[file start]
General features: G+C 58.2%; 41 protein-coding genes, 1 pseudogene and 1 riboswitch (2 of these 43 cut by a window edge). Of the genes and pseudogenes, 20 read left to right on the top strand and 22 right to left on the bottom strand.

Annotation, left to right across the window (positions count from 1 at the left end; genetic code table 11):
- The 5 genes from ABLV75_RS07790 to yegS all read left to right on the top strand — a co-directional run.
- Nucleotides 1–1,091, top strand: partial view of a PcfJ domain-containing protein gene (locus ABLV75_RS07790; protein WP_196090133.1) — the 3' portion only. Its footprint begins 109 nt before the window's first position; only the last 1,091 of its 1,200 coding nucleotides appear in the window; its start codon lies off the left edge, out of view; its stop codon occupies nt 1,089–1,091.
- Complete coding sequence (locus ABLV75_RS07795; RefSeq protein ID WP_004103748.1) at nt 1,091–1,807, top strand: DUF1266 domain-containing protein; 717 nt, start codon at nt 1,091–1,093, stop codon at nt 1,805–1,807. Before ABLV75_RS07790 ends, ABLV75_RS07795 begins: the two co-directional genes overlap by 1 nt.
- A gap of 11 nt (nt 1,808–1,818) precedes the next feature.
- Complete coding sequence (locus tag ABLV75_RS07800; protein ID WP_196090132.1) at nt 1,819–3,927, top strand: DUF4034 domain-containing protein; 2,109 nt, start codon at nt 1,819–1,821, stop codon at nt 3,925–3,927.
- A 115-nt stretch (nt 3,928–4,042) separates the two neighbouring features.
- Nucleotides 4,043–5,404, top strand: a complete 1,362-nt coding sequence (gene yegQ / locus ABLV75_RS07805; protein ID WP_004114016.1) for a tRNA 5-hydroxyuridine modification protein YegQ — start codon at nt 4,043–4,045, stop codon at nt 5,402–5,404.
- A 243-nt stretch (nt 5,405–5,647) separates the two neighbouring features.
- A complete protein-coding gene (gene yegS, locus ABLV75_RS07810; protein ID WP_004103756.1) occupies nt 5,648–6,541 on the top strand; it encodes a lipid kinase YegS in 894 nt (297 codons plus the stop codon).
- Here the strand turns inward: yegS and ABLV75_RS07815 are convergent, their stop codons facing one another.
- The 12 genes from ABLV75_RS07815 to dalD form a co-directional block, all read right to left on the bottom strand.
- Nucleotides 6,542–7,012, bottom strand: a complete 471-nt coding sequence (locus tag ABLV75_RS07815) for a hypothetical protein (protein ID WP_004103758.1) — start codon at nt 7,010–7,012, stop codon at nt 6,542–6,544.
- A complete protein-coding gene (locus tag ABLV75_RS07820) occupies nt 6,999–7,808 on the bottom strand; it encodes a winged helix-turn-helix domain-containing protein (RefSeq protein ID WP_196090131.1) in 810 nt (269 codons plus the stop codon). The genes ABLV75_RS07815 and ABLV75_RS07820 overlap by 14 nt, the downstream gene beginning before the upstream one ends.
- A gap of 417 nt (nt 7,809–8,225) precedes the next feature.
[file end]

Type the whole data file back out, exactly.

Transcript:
General features: G+C 58.2%; 41 protein-coding genes, 1 pseudogene and 1 riboswitch (2 of these 43 cut by a window edge). Of the genes and pseudogenes, 20 read left to right on the top strand and 22 right to left on the bottom strand.

Annotation, left to right across the window (positions count from 1 at the left end; genetic code table 11):
- The 5 genes from ABLV75_RS07790 to yegS all read left to right on the top strand — a co-directional run.
- Nucleotides 1–1,091, top strand: partial view of a PcfJ domain-containing protein gene (locus ABLV75_RS07790; protein WP_196090133.1) — the 3' portion only. Its footprint begins 109 nt before the window's first position; only the last 1,091 of its 1,200 coding nucleotides appear in the window; its start codon lies off the left edge, out of view; its stop codon occupies nt 1,089–1,091.
- Complete coding sequence (locus ABLV75_RS07795; RefSeq protein ID WP_004103748.1) at nt 1,091–1,807, top strand: DUF1266 domain-containing protein; 717 nt, start codon at nt 1,091–1,093, stop codon at nt 1,805–1,807. Before ABLV75_RS07790 ends, ABLV75_RS07795 begins: the two co-directional genes overlap by 1 nt.
- A gap of 11 nt (nt 1,808–1,818) precedes the next feature.
- Complete coding sequence (locus tag ABLV75_RS07800; protein ID WP_196090132.1) at nt 1,819–3,927, top strand: DUF4034 domain-containing protein; 2,109 nt, start codon at nt 1,819–1,821, stop codon at nt 3,925–3,927.
- A 115-nt stretch (nt 3,928–4,042) separates the two neighbouring features.
- Nucleotides 4,043–5,404, top strand: a complete 1,362-nt coding sequence (gene yegQ / locus ABLV75_RS07805; protein ID WP_004114016.1) for a tRNA 5-hydroxyuridine modification protein YegQ — start codon at nt 4,043–4,045, stop codon at nt 5,402–5,404.
- A 243-nt stretch (nt 5,405–5,647) separates the two neighbouring features.
- A complete protein-coding gene (gene yegS, locus ABLV75_RS07810; protein ID WP_004103756.1) occupies nt 5,648–6,541 on the top strand; it encodes a lipid kinase YegS in 894 nt (297 codons plus the stop codon).
- Here the strand turns inward: yegS and ABLV75_RS07815 are convergent, their stop codons facing one another.
- The 12 genes from ABLV75_RS07815 to dalD form a co-directional block, all read right to left on the bottom strand.
- Nucleotides 6,542–7,012, bottom strand: a complete 471-nt coding sequence (locus tag ABLV75_RS07815) for a hypothetical protein (protein ID WP_004103758.1) — start codon at nt 7,010–7,012, stop codon at nt 6,542–6,544.
- A complete protein-coding gene (locus tag ABLV75_RS07820) occupies nt 6,999–7,808 on the bottom strand; it encodes a winged helix-turn-helix domain-containing protein (RefSeq protein ID WP_196090131.1) in 810 nt (269 codons plus the stop codon). The genes ABLV75_RS07815 and ABLV75_RS07820 overlap by 14 nt, the downstream gene beginning before the upstream one ends.
- A gap of 417 nt (nt 7,809–8,225) precedes the next feature.